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strict as those found in our own sacred scriptures. And in justice to all, it cannot be said that Christendom has been much more humane in her warfare in the past; so that, although the Mohammedans rightly merit condemnation, it is only another instance of trying to take the mote out of our brother's eye, while our own is in the same condition. As to polygamy, which is rightfully repulsive to every person of enlightenment, we would say that although Mohammed is reported to have had many wives, he did not teach the practice, except in cases like his own, when suffering and want could be alleviated by an introduction of worthy women into a good home and easy circumstances.
Polygamy, also, while perhaps an evil in itself, is a remedy for many evils, somewhat more dire, in society and state. A public woman, in the immoral sense of Christian Europe and America, does not exist in Mohammedan Turkey. Let him who is somewhat skeptical of the good influences of the Mohammedan religion draw a comparison between the sobriety of the devotees with the inebrity of America. No legal restraint is employed, but crimes arising from immoderate drinking are very few, and all owing to the strong spiritual influence of a religion that Christians rightfully pronounce a mistake, but wrongfully despise. We would be far from defending Mohammedanism in all its teachings and practices. There is much to be condemned, but let us not forget that there is much to be commended, and much that should tend to link us with our somewhat mistaken but sincere brothers. In all our judgments let us be liberal, and let us not forget that our God will not judge them guilty who with heart and soul worship Him in word and life, according to the measure of the divine light shed upon their yearning hopes and waiting souls.
THE QUEEN OF THE EAST.
" 'Tis a grand sight, from off the Giant's Grave,
To watch the progress of those rolling seas,
Europe and Asia."—Byron.
“ To see Rome and die is merely gratuitous suicide when the other Rome, the beautiful city of Constantine, remains to be visited.”—LanePoole.
AN is an emotional being just as truly as he is a
thinking being. He ever admires the beautiful; his imagination is alert to grasp fancy pictures in nature and in experience. Youth has youthful admirations, maturity loftier ones. “The Queen of the East” was the dream of my youth. In the school-room, its rich historical associations were studied with enchantment; at home, around the fireside, its many stirring incidents and daily social events were the subjects of our conversation and hours of reading. In my dreams its splendid palaces, its modern and ancient temples, rose before my imagination in all their grandeur. At last the happy day came, when on my way to the American shores I beheld this Mecca of
my imagination, and spent some weeks amongst its mosques
and shrines. The voyage from Samson to Constantinople was my first experience with the sea; it was short but tiresome, and rendered still further unpleasant by constant seasickness. So utterly miserable was I, that I almost hoped at times that a fairer land might be my home before I should reach America. But in the brightness of a lovely morning, when we sailed into the calm and sweet waters of the Bosphorus, my illness disappeared or was quite forgotten in the scene before me. Oh! visions of brightness, inspiration of my youth! Here was the Constantinople of my dreams, no less fair than I had deemed her, sitting supreme on her seven hills, at the juncture of Europe and Asia with a foot firmly planted on each. My curious eyes, with those of many others who crowded the deck, were strained to catch glimpses of the villas and palaces stretching from the Black Sea to the Marmora, a distance of twenty miles, now approaching, then receding, as the historic strait, narrow when we enter it, widens into a broad expanse of clear waters, washing the slopes of blue-clad, olive-crowned hills, studded with the solid palatial homes of the rich and the nestling villas of the well-to-do.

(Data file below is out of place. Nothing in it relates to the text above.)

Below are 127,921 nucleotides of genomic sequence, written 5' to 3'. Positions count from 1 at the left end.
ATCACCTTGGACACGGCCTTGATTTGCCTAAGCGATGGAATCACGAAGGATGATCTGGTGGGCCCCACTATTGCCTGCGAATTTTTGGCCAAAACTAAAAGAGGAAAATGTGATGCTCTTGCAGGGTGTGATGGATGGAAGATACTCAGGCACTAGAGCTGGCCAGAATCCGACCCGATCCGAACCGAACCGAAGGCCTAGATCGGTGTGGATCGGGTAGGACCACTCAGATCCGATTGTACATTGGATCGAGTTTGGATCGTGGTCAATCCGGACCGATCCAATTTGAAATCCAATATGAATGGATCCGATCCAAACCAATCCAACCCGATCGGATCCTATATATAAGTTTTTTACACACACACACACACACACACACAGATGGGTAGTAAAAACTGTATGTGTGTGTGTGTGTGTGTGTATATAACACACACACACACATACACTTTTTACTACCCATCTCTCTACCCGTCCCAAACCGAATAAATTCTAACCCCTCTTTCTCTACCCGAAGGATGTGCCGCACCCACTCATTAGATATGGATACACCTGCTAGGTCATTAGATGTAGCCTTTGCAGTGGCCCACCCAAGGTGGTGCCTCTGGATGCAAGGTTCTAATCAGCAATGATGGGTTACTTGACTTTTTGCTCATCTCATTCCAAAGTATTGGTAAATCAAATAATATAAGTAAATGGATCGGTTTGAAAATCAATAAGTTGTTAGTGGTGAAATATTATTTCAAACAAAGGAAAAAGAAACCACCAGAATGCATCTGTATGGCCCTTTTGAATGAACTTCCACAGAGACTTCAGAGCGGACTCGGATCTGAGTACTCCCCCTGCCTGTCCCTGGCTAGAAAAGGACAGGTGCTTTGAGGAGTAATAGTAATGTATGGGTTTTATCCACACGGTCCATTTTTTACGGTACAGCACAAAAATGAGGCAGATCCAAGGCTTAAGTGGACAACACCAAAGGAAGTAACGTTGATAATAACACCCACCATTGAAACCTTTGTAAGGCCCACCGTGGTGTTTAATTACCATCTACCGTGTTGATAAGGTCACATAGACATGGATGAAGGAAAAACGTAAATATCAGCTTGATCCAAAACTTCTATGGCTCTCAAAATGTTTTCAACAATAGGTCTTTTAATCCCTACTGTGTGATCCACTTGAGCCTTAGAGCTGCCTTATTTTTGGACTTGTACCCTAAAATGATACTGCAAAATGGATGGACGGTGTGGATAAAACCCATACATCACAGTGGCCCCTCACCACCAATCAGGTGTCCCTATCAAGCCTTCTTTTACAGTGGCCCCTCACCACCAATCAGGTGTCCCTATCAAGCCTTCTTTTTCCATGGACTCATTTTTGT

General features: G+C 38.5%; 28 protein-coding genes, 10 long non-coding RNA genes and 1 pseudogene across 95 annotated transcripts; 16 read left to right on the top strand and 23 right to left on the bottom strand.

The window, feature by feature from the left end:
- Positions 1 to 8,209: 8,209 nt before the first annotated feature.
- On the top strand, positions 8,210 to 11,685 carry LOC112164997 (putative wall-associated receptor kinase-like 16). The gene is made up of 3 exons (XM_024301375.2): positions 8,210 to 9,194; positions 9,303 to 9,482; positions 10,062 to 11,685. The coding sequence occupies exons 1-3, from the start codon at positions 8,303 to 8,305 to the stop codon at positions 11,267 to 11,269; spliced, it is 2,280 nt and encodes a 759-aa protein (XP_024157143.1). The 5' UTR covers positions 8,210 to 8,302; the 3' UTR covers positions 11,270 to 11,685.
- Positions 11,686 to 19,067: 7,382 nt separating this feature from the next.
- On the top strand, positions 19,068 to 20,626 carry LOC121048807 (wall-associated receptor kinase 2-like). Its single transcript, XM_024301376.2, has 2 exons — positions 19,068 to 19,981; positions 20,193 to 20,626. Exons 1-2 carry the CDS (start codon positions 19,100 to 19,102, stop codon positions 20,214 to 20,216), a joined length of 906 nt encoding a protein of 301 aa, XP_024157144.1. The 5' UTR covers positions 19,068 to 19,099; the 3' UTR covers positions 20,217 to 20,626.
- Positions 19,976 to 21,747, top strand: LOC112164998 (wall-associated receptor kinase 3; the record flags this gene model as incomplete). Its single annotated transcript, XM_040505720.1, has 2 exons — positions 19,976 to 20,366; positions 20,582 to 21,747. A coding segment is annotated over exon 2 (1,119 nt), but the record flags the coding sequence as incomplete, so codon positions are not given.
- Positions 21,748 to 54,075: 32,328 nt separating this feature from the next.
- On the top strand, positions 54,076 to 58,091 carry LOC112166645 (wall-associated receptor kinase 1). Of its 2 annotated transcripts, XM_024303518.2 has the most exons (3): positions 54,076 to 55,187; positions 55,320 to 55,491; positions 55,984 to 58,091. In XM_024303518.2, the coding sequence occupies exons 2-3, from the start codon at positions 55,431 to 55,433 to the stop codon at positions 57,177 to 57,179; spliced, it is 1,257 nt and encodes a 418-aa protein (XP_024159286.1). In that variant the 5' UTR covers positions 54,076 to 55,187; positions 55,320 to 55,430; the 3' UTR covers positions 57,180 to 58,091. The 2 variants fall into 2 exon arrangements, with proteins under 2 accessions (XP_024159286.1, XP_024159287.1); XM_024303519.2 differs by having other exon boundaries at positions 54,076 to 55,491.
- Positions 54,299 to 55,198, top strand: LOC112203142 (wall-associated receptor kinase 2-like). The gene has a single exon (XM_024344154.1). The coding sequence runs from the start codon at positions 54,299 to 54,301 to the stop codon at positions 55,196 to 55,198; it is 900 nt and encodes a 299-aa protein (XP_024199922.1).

As we pass, on the European shores are the diplomatic villages of Buyukdere and Therapia, and later RoumiliHissar claims our attention, with its formidable battery below, while in the distance Robert College can be seen outlined against a perfect sky.
On the Asian shore, Anadolu-Hissar fronts Roumili
Hissar. At this point Europe and Asia stand face to face at their nearest approach, and the magnificent palaces of Oriental and Occidental aristocrats cast a deep shadow upon the blue waters of the Bosphorus. As we advance on the southern side, “Golden Horn," a curved arm of the sea, stretches before us with miles of city.
Yonder, beyond the Seraglio Point, rises the swelling dome of St. Sophia, and a thread of mosques, with glittering minarets cleaving the blue of the sky that crown the successive heights of Stamboul. Opposite this Galatian splendor rises Pera, with the pomp and dignity of aristocracy, while a famous bridge connects these two points, upon which men of every color, type and language pass to and fro in a mighty throng, to the amazing interest of any spectator, who finds Orient and Occident, hat and fez, black and white, all mixed and mingled in a common tide of humanity, everything novel and strange!
After the setting of the sun, as I glided along the historic channel, under the canopy of heaven, admiring the exquisite colors of sunset die away beyond the rolling hills of the Asian shore, and watching the stars twinkle out from their infinite vaults over the calm waters of the Bosphorus, reflecting in their depths the flags of every nation that flutter in the breeze, which at this hour creeps from peak to peak along the shore, I was thrilled with the thought of the changes these waters had seen. The nocturnal stillness which is disturbed only by the wild roar of the far-away